in their house. After that we rent a house by ourselves and after I came here
about a month I go to work, right away.


N: Where did you work?









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L: Control Data Corporation. They call it CDC.

N: What did you do there?

L: Just assembly.

N: How did you get to the United States? Did you go by plane?

L: Yes, by plane because my husband's side [his family], they had a residence
church and they sponsored us to come here. We came here by plane.

N: What were the major differences between here and Vietnam?

L: Everything, the first thing is the language. The second thing is the life around
here. Too many things different.

N: Was it very difficult for you to learn the language?

L: Yes, because I had my English whenever I was in high school, that means about
1960-something. When I came here, it was almost twenty years--I never speak
English and its hard to me. We had nine months in Germany we only speak
German. When we came here everything was a big difference, looks like black
and white.

N: Did you want to leave Germany at all or did you not care? When your
husband's family sponsored you did you want to leave Germany because you
lived there for nine months already, you had a house.

L: When we got the papers from my husband's sister it took us about two months, I
think, to fill out the paper because we [were] scared. We don't know what can
happen in the future. But I met one gentleman, he's like a translator. He's a
young man, he can speak five different languages. He told us you have to
because if you left your country behind and you want your children to
have a future, then you have to go to the U.S.A. Over here, [in the U.S.], you
have more chances. But you know, in West Germany, at that time, everybody
was very nice and the government tried to help us. Everything is very good and
we had a sponsor, they are a very nice couple. They worked for the
government. They tried to help us. When they heard about we going to leave
Germany to go to the U.S.A., they were very sad. They told us they don't want
[us to] leave, but because we had our own future, they let us go.


N: Where there a lot of Vietnamese people in West Germany?









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L: Like I told you on our ship we had four hundred, each group we had about fifty.
That means they divide us and then we go to a different city.

N: Did you find it difficult to search for a job?

L: I don't know because I just go to find a job. But my sister-in-law, she brought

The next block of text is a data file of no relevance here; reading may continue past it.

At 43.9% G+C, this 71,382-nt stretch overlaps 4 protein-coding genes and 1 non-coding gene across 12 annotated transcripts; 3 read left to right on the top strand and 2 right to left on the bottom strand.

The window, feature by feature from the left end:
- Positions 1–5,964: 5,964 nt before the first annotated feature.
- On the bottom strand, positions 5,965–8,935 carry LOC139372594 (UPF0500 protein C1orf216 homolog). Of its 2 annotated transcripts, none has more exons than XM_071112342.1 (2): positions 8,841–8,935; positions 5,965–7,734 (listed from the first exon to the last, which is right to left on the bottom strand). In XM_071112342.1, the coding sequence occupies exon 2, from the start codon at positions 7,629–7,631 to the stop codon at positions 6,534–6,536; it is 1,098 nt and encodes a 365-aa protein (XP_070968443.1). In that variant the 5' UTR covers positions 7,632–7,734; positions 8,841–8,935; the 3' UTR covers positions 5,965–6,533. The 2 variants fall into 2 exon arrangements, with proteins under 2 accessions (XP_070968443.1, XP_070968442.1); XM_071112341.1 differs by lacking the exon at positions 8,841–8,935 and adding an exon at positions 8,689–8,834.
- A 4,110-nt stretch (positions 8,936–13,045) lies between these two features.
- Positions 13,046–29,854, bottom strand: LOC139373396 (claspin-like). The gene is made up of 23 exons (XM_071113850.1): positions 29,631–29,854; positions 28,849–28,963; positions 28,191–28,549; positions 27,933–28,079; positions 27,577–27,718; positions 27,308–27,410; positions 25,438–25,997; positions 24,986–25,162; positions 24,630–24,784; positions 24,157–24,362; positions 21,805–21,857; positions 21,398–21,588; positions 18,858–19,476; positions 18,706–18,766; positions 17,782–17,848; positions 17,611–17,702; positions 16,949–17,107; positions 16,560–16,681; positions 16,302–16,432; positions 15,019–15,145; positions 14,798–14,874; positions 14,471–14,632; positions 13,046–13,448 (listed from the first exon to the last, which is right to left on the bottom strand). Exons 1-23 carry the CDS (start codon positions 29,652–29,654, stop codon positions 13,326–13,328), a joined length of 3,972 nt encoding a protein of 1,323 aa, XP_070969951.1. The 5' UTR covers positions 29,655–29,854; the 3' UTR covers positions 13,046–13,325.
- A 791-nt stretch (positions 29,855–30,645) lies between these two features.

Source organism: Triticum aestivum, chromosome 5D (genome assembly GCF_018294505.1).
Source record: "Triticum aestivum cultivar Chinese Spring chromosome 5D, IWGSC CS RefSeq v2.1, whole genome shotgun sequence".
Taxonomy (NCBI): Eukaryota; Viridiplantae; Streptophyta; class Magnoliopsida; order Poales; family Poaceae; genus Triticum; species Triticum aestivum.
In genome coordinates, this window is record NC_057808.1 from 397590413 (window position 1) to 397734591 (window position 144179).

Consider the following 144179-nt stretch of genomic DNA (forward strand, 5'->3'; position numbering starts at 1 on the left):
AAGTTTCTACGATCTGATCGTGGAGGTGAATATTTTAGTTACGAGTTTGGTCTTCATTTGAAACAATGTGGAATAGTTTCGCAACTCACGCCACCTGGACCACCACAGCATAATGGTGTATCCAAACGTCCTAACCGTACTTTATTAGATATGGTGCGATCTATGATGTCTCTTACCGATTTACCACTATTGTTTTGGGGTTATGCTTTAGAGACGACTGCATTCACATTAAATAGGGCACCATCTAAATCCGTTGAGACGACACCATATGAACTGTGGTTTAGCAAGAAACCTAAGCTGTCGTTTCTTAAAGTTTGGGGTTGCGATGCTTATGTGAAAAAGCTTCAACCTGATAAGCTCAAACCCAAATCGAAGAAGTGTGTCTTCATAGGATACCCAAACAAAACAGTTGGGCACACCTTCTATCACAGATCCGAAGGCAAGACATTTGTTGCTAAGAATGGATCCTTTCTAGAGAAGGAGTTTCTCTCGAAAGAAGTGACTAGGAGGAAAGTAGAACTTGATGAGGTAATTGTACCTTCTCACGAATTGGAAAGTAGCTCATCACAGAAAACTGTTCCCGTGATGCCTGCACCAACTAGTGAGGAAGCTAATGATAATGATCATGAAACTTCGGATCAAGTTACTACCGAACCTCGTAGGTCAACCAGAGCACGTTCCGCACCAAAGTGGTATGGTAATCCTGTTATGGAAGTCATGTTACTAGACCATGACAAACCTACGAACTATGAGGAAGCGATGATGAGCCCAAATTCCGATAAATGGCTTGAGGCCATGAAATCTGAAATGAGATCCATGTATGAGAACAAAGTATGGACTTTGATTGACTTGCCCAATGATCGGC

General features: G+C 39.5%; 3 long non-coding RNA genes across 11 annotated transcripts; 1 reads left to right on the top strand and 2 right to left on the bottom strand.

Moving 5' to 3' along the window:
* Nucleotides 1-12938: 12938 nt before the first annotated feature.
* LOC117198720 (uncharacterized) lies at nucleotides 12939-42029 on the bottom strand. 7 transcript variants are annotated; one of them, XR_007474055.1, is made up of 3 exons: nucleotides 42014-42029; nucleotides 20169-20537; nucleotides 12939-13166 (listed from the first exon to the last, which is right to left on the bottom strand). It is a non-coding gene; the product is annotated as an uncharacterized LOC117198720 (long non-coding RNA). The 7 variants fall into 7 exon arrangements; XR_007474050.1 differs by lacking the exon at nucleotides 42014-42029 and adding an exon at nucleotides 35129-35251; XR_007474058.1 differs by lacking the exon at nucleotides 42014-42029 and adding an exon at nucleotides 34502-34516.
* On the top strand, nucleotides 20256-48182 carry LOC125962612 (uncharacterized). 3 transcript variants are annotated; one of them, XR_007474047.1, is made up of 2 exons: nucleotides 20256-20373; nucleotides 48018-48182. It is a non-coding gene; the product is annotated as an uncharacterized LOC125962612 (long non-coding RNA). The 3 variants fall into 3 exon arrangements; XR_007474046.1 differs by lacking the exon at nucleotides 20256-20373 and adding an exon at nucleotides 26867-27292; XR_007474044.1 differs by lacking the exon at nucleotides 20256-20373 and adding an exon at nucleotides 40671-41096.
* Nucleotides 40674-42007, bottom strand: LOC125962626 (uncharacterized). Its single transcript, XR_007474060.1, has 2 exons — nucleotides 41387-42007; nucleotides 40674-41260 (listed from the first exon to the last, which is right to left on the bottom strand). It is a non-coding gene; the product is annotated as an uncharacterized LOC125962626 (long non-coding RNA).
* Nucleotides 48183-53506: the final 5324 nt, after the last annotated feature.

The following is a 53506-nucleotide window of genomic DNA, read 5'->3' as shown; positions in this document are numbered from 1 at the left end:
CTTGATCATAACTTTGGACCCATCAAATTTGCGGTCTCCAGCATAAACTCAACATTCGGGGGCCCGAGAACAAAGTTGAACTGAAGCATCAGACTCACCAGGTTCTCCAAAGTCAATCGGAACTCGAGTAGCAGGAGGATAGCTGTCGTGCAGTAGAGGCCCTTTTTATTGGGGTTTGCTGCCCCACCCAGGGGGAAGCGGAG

me to the office to take a test because at that time I could not speak very well
English. I just took a test by handwriting and then I passed a test. At that time
at the company they needed a lot of employees. I applied and they accepted me.
I means I didn't have a hard time finding a job because [in] a month I go to work.

N: You could read English?

L: Yes.

N: When you came over did the U.S. government give you any aid like they did in
West Germany?

L: At that time it's easy to have the welfare but when we filled out a lot of paperwork
to apply for welfare but we refused. We refused because my husband, he said
both of us are healthy and we have two hands, why don't we go to work? And
he doesn't want to apply for welfare. We just filled out [the] paperwork for the
medical because of our four children. When I have a job and go to work I had a
doctor's insurance and then we refused everything. We don't take [anything] from
the government. The lady, the social worker, she said she never ever see any
refugee family to refuse support from the government. It's her first time. She
told us our paperwork is still open, anytime if you need me just come to see me.
But sorry, we never ever see her again because after a month I go to work.

N: Was your husband's degree good over here also? Could he use that medical
degree in the U.S.?

L: No, it took him about three years to review everything and take the test. Three
years.

N: He had to start all over?

L: Yes, he started from the beginning. He didn't go to school but he had a book
and he studied and took a test. If he passed the test, I think he had three
different tests, one is English test, he took it three times. He could speak
French at that time and we could speak German. But to him, the difficult thing is
listening and speaking. If he wanted] to have his degree back here he had to
take three different tests. It took him three years. At that time he's not working